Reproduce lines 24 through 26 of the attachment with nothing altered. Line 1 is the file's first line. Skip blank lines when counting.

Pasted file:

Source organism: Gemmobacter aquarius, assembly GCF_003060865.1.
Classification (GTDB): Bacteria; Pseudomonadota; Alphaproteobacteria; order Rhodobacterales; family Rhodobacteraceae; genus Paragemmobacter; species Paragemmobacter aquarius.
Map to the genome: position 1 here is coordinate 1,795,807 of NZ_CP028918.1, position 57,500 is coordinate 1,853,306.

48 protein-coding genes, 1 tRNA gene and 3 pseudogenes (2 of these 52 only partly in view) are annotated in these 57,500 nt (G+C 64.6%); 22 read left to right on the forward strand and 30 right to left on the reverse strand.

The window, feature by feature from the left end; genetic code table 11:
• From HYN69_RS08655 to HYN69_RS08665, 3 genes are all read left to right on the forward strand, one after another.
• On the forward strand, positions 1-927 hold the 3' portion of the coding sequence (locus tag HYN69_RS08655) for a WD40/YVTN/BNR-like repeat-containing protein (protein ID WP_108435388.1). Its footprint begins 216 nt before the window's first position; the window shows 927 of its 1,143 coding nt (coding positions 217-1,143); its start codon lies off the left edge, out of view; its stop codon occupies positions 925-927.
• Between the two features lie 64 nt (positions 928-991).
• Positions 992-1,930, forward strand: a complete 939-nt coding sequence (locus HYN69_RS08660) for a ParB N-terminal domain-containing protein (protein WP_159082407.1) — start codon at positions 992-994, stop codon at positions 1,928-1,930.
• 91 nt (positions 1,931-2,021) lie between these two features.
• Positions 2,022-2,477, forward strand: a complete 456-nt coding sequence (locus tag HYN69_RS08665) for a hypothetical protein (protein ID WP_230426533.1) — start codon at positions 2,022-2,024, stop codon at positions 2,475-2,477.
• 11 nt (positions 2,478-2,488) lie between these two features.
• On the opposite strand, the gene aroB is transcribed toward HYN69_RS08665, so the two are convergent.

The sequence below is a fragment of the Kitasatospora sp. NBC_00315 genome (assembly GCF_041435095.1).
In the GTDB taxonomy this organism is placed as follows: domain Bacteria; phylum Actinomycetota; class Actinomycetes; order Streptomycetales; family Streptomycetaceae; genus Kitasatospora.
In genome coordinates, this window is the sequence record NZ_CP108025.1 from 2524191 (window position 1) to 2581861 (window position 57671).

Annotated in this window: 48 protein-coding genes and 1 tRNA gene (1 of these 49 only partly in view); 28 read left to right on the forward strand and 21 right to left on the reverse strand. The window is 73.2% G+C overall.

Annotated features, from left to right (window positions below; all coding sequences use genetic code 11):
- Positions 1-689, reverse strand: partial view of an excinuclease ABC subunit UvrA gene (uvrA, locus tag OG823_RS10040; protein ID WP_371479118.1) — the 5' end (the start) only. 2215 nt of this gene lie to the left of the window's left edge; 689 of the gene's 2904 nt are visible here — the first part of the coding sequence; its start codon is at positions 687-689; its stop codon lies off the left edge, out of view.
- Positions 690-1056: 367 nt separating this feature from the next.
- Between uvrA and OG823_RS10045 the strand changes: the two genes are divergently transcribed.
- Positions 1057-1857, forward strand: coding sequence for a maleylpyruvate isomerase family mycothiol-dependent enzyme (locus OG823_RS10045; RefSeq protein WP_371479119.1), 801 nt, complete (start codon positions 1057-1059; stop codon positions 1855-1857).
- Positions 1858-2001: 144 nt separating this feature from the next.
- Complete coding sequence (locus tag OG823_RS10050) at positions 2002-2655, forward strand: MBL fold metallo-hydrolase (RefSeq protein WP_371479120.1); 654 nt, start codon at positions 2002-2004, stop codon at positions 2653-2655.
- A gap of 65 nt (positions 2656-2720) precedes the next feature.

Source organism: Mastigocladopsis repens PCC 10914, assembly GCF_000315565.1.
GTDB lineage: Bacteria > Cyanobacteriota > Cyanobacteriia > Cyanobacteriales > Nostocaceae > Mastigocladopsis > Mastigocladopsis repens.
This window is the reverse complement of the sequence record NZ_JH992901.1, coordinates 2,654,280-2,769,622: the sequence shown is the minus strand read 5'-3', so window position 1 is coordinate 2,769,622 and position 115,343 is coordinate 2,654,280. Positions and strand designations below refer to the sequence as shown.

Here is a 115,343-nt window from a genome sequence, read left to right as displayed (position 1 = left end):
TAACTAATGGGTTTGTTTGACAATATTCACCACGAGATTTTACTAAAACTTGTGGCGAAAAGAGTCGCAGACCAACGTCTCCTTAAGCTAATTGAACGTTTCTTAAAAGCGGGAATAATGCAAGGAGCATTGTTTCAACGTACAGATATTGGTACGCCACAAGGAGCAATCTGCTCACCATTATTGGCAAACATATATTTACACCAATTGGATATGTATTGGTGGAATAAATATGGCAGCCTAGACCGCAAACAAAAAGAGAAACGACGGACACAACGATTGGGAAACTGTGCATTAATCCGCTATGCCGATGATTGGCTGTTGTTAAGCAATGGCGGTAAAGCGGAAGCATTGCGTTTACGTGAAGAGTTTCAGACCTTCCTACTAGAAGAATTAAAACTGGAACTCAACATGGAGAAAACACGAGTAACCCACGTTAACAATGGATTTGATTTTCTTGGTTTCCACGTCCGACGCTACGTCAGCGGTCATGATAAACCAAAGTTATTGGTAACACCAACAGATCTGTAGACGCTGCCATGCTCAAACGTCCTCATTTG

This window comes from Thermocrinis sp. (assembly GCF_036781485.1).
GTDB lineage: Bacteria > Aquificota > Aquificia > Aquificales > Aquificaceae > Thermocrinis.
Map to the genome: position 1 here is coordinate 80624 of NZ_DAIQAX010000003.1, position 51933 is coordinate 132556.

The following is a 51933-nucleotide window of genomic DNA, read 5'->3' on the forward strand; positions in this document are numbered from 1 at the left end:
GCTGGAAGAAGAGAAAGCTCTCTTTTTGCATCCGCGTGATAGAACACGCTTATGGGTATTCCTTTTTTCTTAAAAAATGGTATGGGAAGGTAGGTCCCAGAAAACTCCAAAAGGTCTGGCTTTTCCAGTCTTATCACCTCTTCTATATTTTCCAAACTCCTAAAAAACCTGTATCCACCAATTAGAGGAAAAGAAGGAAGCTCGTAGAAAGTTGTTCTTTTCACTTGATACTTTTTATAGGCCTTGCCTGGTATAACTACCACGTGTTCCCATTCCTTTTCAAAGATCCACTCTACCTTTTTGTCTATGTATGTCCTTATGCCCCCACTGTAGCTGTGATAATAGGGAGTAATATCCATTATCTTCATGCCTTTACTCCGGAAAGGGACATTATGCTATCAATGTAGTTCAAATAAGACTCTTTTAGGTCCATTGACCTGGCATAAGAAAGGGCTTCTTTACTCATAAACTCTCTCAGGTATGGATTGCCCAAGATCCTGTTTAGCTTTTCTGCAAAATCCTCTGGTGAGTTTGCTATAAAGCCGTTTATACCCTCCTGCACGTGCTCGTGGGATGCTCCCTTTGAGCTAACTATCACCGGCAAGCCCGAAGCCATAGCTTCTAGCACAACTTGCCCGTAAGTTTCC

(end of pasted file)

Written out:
- Complete coding sequence (locus tag OG823_RS10050) at positions 2002-2655, forward strand: MBL fold metallo-hydrolase (RefSeq protein WP_371479120.1); 654 nt, start codon at positions 2002-2004, stop codon at positions 2653-2655.
- A gap of 65 nt (positions 2656-2720) precedes the next feature.

Source organism: Mastigocladopsis repens PCC 10914, assembly GCF_000315565.1.